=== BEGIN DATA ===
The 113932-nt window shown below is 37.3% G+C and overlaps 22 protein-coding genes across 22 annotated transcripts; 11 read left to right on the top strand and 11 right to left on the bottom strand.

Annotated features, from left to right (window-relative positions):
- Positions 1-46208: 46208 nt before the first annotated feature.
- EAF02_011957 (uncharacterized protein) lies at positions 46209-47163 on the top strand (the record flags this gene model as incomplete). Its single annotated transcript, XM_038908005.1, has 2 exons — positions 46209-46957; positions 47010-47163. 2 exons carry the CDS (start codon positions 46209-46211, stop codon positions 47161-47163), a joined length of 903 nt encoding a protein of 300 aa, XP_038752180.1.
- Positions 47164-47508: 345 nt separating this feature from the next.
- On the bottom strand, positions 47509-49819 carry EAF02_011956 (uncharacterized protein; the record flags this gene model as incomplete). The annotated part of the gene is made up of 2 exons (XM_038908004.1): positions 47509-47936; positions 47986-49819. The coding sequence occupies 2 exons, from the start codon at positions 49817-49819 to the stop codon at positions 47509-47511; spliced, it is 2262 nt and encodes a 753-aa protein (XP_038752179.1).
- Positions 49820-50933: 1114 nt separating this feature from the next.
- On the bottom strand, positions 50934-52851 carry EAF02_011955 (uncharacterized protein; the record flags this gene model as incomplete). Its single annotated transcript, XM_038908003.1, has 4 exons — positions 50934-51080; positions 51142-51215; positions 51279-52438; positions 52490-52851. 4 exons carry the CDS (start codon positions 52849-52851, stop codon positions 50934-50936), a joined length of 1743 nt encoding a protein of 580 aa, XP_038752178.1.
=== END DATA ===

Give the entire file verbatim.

The 113932-nt window shown below is 37.3% G+C and overlaps 22 protein-coding genes across 22 annotated transcripts; 11 read left to right on the top strand and 11 right to left on the bottom strand.

Annotated features, from left to right (window-relative positions):
- Positions 1-46208: 46208 nt before the first annotated feature.
- EAF02_011957 (uncharacterized protein) lies at positions 46209-47163 on the top strand (the record flags this gene model as incomplete). Its single annotated transcript, XM_038908005.1, has 2 exons — positions 46209-46957; positions 47010-47163. 2 exons carry the CDS (start codon positions 46209-46211, stop codon positions 47161-47163), a joined length of 903 nt encoding a protein of 300 aa, XP_038752180.1.
- Positions 47164-47508: 345 nt separating this feature from the next.
- On the bottom strand, positions 47509-49819 carry EAF02_011956 (uncharacterized protein; the record flags this gene model as incomplete). The annotated part of the gene is made up of 2 exons (XM_038908004.1): positions 47509-47936; positions 47986-49819. The coding sequence occupies 2 exons, from the start codon at positions 49817-49819 to the stop codon at positions 47509-47511; spliced, it is 2262 nt and encodes a 753-aa protein (XP_038752179.1).
- Positions 49820-50933: 1114 nt separating this feature from the next.
- On the bottom strand, positions 50934-52851 carry EAF02_011955 (uncharacterized protein; the record flags this gene model as incomplete). Its single annotated transcript, XM_038908003.1, has 4 exons — positions 50934-51080; positions 51142-51215; positions 51279-52438; positions 52490-52851. 4 exons carry the CDS (start codon positions 52849-52851, stop codon positions 50934-50936), a joined length of 1743 nt encoding a protein of 580 aa, XP_038752178.1.